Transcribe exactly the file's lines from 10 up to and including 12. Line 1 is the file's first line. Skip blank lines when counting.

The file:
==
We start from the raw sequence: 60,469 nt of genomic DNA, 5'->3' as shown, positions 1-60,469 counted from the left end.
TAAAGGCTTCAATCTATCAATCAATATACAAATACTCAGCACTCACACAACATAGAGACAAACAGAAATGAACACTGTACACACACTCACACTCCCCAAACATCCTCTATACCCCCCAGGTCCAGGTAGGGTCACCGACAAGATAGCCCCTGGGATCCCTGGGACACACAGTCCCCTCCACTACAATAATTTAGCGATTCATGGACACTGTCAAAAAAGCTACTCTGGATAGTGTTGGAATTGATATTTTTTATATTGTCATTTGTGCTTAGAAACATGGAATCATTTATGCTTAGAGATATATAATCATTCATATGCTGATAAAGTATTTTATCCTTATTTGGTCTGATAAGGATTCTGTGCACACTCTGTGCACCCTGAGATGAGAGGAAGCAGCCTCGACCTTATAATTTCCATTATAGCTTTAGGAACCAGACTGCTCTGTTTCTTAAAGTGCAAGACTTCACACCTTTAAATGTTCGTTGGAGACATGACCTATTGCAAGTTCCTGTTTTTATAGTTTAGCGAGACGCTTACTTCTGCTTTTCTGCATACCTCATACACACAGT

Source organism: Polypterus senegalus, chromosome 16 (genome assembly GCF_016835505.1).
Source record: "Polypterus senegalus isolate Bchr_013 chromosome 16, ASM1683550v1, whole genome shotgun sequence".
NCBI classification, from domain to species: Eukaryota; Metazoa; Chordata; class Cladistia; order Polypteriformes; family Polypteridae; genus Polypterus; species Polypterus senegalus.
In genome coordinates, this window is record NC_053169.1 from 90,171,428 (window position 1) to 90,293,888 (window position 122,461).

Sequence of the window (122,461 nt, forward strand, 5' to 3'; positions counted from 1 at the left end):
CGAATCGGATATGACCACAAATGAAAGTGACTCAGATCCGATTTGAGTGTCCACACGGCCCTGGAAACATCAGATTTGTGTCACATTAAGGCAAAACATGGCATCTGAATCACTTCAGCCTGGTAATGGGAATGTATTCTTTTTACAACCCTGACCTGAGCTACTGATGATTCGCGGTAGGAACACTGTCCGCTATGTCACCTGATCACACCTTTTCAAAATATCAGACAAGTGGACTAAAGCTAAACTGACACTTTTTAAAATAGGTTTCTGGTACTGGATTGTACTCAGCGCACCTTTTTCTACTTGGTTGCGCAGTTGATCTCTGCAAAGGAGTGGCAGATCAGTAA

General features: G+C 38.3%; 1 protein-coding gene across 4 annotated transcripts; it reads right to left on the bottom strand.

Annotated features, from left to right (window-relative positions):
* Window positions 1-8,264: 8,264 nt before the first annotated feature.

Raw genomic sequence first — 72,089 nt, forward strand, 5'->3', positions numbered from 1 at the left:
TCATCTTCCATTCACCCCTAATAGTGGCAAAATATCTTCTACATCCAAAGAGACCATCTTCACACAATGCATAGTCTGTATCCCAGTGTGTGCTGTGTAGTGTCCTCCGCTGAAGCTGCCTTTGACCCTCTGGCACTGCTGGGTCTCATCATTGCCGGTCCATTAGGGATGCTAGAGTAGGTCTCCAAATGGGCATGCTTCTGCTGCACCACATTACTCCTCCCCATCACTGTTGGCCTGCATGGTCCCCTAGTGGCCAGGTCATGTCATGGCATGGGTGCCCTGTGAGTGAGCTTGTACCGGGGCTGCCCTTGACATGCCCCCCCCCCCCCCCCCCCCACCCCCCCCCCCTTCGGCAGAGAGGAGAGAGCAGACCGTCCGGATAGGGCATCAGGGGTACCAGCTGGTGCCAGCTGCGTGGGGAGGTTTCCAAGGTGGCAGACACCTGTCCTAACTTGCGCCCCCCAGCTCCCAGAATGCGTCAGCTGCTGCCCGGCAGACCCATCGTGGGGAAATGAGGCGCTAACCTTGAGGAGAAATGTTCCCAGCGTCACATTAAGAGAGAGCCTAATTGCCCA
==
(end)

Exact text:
Annotated features, from left to right (window-relative positions):
* Window positions 1-8,264: 8,264 nt before the first annotated feature.

Raw genomic sequence first — 72,089 nt, forward strand, 5'->3', positions numbered from 1 at the left: